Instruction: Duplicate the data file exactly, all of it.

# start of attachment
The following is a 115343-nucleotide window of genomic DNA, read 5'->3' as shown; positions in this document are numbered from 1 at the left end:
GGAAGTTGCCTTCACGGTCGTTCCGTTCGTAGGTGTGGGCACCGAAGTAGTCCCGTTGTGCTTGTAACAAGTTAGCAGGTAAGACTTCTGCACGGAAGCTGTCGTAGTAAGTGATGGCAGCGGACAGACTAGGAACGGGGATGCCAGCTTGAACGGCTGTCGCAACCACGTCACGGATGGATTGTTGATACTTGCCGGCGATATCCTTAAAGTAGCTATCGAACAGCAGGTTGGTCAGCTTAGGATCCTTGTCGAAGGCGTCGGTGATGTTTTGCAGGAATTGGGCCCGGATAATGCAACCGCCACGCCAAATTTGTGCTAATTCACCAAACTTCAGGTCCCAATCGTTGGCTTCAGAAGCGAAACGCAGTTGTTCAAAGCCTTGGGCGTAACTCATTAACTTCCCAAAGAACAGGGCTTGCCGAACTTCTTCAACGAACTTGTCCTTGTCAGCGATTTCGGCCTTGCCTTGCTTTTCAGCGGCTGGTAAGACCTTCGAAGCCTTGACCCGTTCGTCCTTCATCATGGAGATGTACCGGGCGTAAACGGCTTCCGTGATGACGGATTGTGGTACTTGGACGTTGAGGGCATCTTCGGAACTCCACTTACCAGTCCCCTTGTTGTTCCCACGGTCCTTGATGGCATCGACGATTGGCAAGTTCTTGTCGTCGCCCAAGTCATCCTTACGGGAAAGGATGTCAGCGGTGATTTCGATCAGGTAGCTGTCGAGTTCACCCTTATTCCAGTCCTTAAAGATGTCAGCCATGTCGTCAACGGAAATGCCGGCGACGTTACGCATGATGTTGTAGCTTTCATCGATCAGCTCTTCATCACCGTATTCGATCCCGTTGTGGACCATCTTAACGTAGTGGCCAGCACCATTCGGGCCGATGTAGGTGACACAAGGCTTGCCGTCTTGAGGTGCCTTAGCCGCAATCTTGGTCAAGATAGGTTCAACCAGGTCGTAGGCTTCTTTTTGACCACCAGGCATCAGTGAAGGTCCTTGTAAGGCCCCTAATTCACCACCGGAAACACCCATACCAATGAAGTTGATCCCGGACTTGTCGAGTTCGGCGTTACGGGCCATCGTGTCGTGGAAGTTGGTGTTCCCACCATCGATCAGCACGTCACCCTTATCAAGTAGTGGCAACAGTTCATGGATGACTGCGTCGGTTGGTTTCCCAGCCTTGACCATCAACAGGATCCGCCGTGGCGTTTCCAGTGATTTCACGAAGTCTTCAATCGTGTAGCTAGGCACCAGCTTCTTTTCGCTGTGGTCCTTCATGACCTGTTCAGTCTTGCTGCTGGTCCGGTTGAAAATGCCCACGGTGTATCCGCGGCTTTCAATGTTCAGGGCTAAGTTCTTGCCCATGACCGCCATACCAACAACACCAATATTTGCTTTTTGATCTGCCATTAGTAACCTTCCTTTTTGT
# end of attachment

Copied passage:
The following is a 115343-nucleotide window of genomic DNA, read 5'->3' as shown; positions in this document are numbered from 1 at the left end:
GGAAGTTGCCTTCACGGTCGTTCCGTTCGTAGGTGTGGGCACCGAAGTAGTCCCGTTGTGCTTGTAACAAGTTAGCAGGTAAGACTTCTGCACGGAAGCTGTCGTAGTAAGTGATGGCAGCGGACAGACTAGGAACGGGGATGCCAGCTTGAACGGCTGTCGCAACCACGTCACGGATGGATTGTTGATACTTGCCGGCGATATCCTTAAAGTAGCTATCGAACAGCAGGTTGGTCAGCTTAGGATCCTTGTCGAAGGCGTCGGTGATGTTTTGCAGGAATTGGGCCCGGATAATGCAACCGCCACGCCAAATTTGTGCTAATTCACCAAACTTCAGGTCCCAATCGTTGGCTTCAGAAGCGAAACGCAGTTGTTCAAAGCCTTGGGCGTAACTCATTAACTTCCCAAAGAACAGGGCTTGCCGAACTTCTTCAACGAACTTGTCCTTGTCAGCGATTTCGGCCTTGCCTTGCTTTTCAGCGGCTGGTAAGACCTTCGAAGCCTTGACCCGTTCGTCCTTCATCATGGAGATGTACCGGGCGTAAACGGCTTCCGTGATGACGGATTGTGGTACTTGGACGTTGAGGGCATCTTCGGAACTCCACTTACCAGTCCCCTTGTTGTTCCCACGGTCCTTGATGGCATCGACGATTGGCAAGTTCTTGTCGTCGCCCAAGTCATCCTTACGGGAAAGGATGTCAGCGGTGATTTCGATCAGGTAGCTGTCGAGTTCACCCTTATTCCAGTCCTTAAAGATGTCAGCCATGTCGTCAACGGAAATGCCGGCGACGTTACGCATGATGTTGTAGCTTTCATCGATCAGCTCTTCATCACCGTATTCGATCCCGTTGTGGACCATCTTAACGTAGTGGCCAGCACCATTCGGGCCGATGTAGGTGACACAAGGCTTGCCGTCTTGAGGTGCCTTAGCCGCAATCTTGGTCAAGATAGGTTCAACCAGGTCGTAGGCTTCTTTTTGACCACCAGGCATCAGTGAAGGTCCTTGTAAGGCCCCTAATTCACCACCGGAAACACCCATACCAATGAAGTTGATCCCGGACTTGTCGAGTTCGGCGTTACGGGCCATCGTGTCGTGGAAGTTGGTGTTCCCACCATCGATCAGCACGTCACCCTTATCAAGTAGTGGCAACAGTTCATGGATGACTGCGTCGGTTGGTTTCCCAGCCTTGACCATCAACAGGATCCGCCGTGGCGTTTCCAGTGATTTCACGAAGTCTTCAATCGTGTAGCTAGGCACCAGCTTCTTTTCGCTGTGGTCCTTCATGACCTGTTCAGTCTTGCTGCTGGTCCGGTTGAAAATGCCCACGGTGTATCCGCGGCTTTCAATGTTCAGGGCTAAGTTCTTGCCCATGACCGCCATACCAACAACACCAATATTTGCTTTTTGATCTGCCATTAGTAACCTTCCTTTTTGT